Going Viral: Microbiologist Joseph Osmundson's 'Virology'

by Mark William Norby

Bay Area Reporter

Wednesday June 1, 2022

Going Viral: Microbiologist Joseph Osmundson's 'Virology'

On March 9, 2020, a gay male New York City microbiologist chats over Zoom with queer sex party organizers who bitch at him and tell him he's "full of shit" when he advises they need to shut down their upcoming Saturday night sex party.

Still early in the developing pandemic that is now an active worldwide disease that continues into our present day, the recommendation to stop the sex party and temporarily close the arena for queer sexual expression was not only educated and informed, but, in retrospect, a foretelling of a major health crisis. With the potential to halt the spread of illness, and even, possibly, the threat of death, early education is exactly what was needed.

"Virology: Essays for the Living, the Dead, and the Small Things in Between" by Joseph Osmundson establishes itself as a unique and singular archive of COVID-19 (SARS-CoV-2), HIV/AIDS, queer theory, sociopolitical criticism, and a record of the viruses that are present in our guts, on our skin, and in our blood.

A New York University Professor of Microbiology, Osmundson turns hard science into juicy, racy-queer reality accessible to anyone who decides to buy the book, read it, and live it. COVID-19 and its profound parallel to the spread of the HIV/AIDS epidemic, both viral infections with us to this day, shows how both have redefined, in their individual ways, the way we live day to day.

You can geek out over science in this book, queerness, and the sociopolitical impact of all things viral, which are present in the foods we eat, the people we kiss, and inside of our own bodies. We live on a planet teeming with viruses, and all aspects of life have the potential to go viral. Humans, as well as some animals like dogs and cats, are susceptible to COVID-19. With Osmundson's essays we are provided lyrical, fascinating analyses of queerness related to exposure, and everything viral in the disease's effects, through what we choose to do with our bodies.

Named one of the most anticipated books of 2022 by Lit Hub, "Virology" is its own technology, motivating the mind to think, write, speak, be queer, and live louder. Every inch of life is viral in distinctive, yet consistent, ways, entities that spread the more we live our lives, a virus being the submicroscopic infectious agent that replicates inside the living cells of an organism.

Osmundson deeply respects HIV/AIDS critical scholars like José Esteban Muñoz, who navigated, during his lifetime, the intricacies of risk reduction and helped develop an understanding of what it means to go viral.


Fond of quoting American writer, philosopher, and political activist Susan Sontag and her masterwork, the 1988 book "AIDS and its Metaphors," he shares Sontag's ability to define the semiotics around how we talk of disease — the "war" on HIV/AIDS, the "fight for our lives," the "battle" over infection.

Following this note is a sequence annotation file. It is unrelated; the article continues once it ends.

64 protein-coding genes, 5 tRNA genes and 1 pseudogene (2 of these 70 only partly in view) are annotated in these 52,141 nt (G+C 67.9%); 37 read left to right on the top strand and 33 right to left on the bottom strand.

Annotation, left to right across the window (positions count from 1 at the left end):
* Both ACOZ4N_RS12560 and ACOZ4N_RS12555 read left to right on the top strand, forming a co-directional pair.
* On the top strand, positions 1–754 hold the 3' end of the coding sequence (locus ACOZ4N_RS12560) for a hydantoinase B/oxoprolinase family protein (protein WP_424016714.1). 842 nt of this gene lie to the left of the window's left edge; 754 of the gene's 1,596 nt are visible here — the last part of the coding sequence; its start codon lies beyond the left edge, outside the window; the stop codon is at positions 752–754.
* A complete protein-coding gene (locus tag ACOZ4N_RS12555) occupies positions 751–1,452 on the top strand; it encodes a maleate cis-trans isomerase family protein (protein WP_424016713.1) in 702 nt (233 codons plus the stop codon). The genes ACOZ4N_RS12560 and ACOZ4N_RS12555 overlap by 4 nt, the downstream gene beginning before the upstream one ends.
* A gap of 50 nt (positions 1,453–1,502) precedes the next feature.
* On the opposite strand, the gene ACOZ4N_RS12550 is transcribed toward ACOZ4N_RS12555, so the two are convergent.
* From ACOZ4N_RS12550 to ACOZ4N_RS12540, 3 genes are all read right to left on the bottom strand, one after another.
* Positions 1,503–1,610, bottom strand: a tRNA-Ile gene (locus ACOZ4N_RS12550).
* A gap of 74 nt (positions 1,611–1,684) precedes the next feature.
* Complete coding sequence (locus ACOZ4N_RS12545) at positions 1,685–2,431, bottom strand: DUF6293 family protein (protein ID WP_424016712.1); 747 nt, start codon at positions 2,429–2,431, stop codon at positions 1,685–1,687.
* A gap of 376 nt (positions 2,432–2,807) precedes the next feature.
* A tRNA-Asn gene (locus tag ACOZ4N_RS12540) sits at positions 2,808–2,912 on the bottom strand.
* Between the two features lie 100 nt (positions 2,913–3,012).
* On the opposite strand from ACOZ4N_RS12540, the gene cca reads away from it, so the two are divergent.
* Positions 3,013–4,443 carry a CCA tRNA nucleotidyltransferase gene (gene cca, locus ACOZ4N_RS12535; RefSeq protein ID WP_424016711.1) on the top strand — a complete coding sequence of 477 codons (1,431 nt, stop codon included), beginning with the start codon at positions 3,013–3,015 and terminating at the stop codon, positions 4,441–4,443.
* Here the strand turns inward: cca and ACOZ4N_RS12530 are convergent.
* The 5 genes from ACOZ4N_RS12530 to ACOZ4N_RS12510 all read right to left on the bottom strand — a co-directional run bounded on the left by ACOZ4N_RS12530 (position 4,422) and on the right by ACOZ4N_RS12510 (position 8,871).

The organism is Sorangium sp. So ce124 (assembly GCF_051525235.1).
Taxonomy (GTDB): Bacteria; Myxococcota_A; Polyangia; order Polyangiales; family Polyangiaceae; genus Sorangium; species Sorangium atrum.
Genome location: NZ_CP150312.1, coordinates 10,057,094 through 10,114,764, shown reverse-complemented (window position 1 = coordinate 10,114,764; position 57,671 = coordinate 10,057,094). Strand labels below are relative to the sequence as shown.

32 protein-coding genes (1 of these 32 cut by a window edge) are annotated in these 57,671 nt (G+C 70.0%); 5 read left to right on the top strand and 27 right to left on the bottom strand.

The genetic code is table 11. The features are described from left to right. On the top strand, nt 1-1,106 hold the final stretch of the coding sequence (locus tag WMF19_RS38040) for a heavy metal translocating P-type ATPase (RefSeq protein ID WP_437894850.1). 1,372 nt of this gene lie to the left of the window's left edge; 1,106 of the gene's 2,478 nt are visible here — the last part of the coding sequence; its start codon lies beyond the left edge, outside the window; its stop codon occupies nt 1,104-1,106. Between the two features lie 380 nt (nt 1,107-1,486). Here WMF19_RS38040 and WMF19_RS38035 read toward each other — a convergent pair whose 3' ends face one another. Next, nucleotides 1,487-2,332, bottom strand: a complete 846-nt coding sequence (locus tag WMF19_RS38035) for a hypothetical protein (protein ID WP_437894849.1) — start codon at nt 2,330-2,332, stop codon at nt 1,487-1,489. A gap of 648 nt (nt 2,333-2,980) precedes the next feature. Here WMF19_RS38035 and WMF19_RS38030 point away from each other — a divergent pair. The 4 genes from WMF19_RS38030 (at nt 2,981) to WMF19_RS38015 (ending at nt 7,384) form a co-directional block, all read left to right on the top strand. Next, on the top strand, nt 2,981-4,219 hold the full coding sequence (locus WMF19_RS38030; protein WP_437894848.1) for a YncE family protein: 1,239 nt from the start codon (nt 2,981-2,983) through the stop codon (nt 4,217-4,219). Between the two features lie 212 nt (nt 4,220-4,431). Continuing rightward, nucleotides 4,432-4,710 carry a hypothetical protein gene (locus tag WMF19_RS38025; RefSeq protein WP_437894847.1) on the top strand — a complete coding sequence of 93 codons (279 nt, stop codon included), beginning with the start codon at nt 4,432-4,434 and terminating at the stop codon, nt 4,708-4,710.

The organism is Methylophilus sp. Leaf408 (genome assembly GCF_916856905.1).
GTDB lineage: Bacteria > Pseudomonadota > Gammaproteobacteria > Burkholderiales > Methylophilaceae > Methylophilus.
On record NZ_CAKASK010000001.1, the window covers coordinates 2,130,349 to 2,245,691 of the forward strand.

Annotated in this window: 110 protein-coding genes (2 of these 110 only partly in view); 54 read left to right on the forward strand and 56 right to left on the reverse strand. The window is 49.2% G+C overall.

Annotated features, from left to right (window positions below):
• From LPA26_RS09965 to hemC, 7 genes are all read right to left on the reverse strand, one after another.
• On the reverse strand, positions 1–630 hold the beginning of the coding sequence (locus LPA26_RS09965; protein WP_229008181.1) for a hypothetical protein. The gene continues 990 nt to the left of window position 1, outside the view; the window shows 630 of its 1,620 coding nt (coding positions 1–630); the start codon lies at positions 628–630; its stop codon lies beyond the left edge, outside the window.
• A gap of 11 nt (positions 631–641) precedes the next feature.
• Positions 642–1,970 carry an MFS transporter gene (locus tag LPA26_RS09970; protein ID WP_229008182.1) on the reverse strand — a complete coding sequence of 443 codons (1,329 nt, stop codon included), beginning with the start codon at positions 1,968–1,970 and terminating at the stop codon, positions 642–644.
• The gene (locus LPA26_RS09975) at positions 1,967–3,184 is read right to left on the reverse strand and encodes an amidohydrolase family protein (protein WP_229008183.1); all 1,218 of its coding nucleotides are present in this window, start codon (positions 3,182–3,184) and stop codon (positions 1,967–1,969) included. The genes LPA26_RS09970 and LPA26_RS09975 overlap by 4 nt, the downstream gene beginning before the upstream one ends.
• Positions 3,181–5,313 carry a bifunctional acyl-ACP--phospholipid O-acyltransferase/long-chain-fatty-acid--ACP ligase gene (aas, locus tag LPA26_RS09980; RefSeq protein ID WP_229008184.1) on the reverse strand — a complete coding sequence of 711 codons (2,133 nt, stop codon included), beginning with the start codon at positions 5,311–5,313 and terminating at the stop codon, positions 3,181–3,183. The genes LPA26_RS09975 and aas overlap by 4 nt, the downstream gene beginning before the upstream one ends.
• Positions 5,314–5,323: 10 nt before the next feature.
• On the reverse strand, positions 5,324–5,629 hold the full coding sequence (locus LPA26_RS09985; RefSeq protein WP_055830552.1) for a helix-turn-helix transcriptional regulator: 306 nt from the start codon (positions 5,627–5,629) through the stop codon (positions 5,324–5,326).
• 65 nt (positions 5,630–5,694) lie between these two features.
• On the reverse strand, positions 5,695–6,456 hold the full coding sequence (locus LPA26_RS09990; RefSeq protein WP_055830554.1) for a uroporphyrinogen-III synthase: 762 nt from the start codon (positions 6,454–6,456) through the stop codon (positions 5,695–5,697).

Osmundson has compiled the riches of incredible research, and as an out gay man with anxiety who attends New York City bath houses and never flinches to dive into his own gay sexual experiences. He possesses a bold approach with many tales to tell, like the first time he went down on a guy and was processing mathematical equations in his head at the same time.

Throughout the pandemic, Osmundson has maintained an enlightening pandemic journal that proves to be an effective panacea for the anxiety he faces. He shows how using the tools of sitting, being with pad and pen or keyboard and electronic document open on the screen, and expressing our internal states, is an analyst of our indispositions. Like a virus, the indisposition needs new treatment. He shares a section of interesting excerpts of his journal, which provides a model of how we might approach our own journaling in a time of unprecedented challenges.

Jumping through the hyperspace of cyberspace, Osmundson writes about viral social media posts that briefly imprint our memories and are forgotten just as quickly. We are all blips on the evolutionary consciousness of a multiverse with so many stars, planets, and creatures living somewhere else in far distant galaxies that themselves are briefly meaningful. Yet, everything is meaningful, especially viruses. Osmund writes of scientific attempts to subvert nature to cure cancer by using a virus.


In one of the essays, Osmundson, with novelist and social critic Patrick Nathan, cowrite that, "A new rhetoric of care, empathy, and respect for life is needed to face COVID-19 and survive — a rhetoric of care encoded not only in how we speak, but also in the structures and infrastructures of our nation, from our healthcare system to our need to dominate by over policing, to our economy, our military, our education... Medicines aren't weapons; they are treatments necessary to live. At least in the best scenarios they are, as with HIV after 1996."

The author treats humanity with tenderness, and delivers a direct message that says we are being asked to become even more awake to the empire of our great planet, which seems now to have entered a time where it is very late. Shall we survive all of the events of viruses everywhere? There's a slim chance we'll make it through unscathed. It hurts to be alive.

On the lighter side, Osmundson quotes Sontag, writing, "... all aesthetics have politics, even ones that claim none, like camp."

Queers invented camp — or was it God created camp and queers slipped into its metaphor, whereby becoming differently political? Osmundson does camp well, and for a highly entertaining lecture on COVID, see the YouTube video above.

www.virologybook.com

www.josephosmundson.com

"Virology: Essays for the Living, the Dead, and the Small Things in Between" by Joseph Osmundson, W.W. Norton & Company, $16.95

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